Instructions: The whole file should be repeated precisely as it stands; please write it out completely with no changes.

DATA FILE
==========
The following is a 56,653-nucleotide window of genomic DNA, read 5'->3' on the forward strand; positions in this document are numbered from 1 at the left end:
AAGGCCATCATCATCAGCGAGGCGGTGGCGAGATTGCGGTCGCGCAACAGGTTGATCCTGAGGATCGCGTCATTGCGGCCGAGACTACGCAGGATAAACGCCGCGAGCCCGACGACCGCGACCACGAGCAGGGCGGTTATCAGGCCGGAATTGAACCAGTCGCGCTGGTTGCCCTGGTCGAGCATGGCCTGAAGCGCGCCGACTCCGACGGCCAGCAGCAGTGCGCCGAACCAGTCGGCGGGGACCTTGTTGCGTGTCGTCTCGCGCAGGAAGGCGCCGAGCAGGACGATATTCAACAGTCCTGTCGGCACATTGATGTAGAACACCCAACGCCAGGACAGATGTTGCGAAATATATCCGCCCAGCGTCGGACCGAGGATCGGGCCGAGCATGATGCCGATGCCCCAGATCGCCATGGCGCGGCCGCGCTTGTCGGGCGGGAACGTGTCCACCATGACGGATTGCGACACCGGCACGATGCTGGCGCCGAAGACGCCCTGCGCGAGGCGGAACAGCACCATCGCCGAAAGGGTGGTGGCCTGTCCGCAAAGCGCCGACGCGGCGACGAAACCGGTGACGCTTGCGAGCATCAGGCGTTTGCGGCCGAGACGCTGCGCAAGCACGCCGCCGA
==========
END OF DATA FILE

The following is a 56,653-nucleotide window of genomic DNA, read 5'->3' on the forward strand; positions in this document are numbered from 1 at the left end:
AAGGCCATCATCATCAGCGAGGCGGTGGCGAGATTGCGGTCGCGCAACAGGTTGATCCTGAGGATCGCGTCATTGCGGCCGAGACTACGCAGGATAAACGCCGCGAGCCCGACGACCGCGACCACGAGCAGGGCGGTTATCAGGCCGGAATTGAACCAGTCGCGCTGGTTGCCCTGGTCGAGCATGGCCTGAAGCGCGCCGACTCCGACGGCCAGCAGCAGTGCGCCGAACCAGTCGGCGGGGACCTTGTTGCGTGTCGTCTCGCGCAGGAAGGCGCCGAGCAGGACGATATTCAACAGTCCTGTCGGCACATTGATGTAGAACACCCAACGCCAGGACAGATGTTGCGAAATATATCCGCCCAGCGTCGGACCGAGGATCGGGCCGAGCATGATGCCGATGCCCCAGATCGCCATGGCGCGGCCGCGCTTGTCGGGCGGGAACGTGTCCACCATGACGGATTGCGACACCGGCACGATGCTGGCGCCGAAGACGCCCTGCGCGAGGCGGAACAGCACCATCGCCGAAAGGGTGGTGGCCTGTCCGCAAAGCGCCGACGCGGCGACGAAACCGGTGACGCTTGCGAGCATCAGGCGTTTGCGGCCGAGACGCTGCGCAAGCACGCCGCCGA